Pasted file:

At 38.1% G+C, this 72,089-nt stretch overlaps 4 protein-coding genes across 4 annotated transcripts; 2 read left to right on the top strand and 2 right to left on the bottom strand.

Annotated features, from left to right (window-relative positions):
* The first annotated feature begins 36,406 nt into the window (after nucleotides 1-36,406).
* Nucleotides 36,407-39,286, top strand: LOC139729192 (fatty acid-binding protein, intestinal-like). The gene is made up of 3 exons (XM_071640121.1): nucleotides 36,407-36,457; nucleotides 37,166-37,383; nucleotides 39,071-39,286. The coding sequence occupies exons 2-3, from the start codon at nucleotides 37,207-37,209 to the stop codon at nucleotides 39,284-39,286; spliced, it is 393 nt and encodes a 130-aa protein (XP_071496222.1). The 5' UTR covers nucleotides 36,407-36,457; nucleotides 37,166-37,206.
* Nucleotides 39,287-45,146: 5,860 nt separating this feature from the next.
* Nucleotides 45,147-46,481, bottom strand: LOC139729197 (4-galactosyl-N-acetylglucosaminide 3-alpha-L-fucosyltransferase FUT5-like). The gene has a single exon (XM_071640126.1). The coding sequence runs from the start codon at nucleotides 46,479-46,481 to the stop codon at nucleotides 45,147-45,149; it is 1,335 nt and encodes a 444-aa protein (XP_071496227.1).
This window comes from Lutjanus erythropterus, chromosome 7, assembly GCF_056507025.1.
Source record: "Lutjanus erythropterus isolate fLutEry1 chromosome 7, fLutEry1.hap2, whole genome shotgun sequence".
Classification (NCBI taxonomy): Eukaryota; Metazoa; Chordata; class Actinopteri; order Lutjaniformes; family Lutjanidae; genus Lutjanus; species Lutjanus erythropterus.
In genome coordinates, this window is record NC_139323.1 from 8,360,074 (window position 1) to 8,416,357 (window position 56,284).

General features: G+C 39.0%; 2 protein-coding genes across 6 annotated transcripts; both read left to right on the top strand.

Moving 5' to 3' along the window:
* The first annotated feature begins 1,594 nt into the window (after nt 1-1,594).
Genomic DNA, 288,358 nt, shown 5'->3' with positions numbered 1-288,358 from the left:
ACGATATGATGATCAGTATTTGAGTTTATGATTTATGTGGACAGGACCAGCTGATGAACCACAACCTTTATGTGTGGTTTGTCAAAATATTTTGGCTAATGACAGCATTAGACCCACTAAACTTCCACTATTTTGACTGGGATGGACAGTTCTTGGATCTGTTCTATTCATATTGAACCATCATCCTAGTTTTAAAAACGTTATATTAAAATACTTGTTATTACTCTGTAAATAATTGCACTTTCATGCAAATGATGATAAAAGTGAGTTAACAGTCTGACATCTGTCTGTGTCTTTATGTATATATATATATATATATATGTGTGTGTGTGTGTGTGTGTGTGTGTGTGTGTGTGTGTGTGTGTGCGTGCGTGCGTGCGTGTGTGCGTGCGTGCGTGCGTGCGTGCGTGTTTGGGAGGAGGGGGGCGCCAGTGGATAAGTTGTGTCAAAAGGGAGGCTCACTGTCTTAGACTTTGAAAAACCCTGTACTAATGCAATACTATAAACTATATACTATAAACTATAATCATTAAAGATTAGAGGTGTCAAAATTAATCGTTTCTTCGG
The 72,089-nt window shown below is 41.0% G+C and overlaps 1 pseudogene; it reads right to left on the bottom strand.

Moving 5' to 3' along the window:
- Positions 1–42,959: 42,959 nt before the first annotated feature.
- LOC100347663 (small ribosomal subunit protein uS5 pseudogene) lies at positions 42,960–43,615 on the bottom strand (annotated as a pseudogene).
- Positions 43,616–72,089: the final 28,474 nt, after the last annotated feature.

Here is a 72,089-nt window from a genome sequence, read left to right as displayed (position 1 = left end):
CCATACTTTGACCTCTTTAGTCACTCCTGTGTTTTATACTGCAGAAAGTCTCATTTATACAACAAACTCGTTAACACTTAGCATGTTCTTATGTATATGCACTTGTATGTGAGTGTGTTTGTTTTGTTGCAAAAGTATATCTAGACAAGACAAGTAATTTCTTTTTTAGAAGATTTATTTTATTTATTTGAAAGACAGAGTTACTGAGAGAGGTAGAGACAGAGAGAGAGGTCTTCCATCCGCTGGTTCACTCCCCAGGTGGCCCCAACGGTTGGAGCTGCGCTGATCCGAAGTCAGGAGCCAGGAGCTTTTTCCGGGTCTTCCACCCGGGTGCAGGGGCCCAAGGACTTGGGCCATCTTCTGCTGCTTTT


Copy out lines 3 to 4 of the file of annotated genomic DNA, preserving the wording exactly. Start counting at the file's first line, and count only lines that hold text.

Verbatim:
* The first annotated feature begins 36,406 nt into the window (after nucleotides 1-36,406).
* Nucleotides 36,407-39,286, top strand: LOC139729192 (fatty acid-binding protein, intestinal-like). The gene is made up of 3 exons (XM_071640121.1): nucleotides 36,407-36,457; nucleotides 37,166-37,383; nucleotides 39,071-39,286. The coding sequence occupies exons 2-3, from the start codon at nucleotides 37,207-37,209 to the stop codon at nucleotides 39,284-39,286; spliced, it is 393 nt and encodes a 130-aa protein (XP_071496222.1). The 5' UTR covers nucleotides 36,407-36,457; nucleotides 37,166-37,206.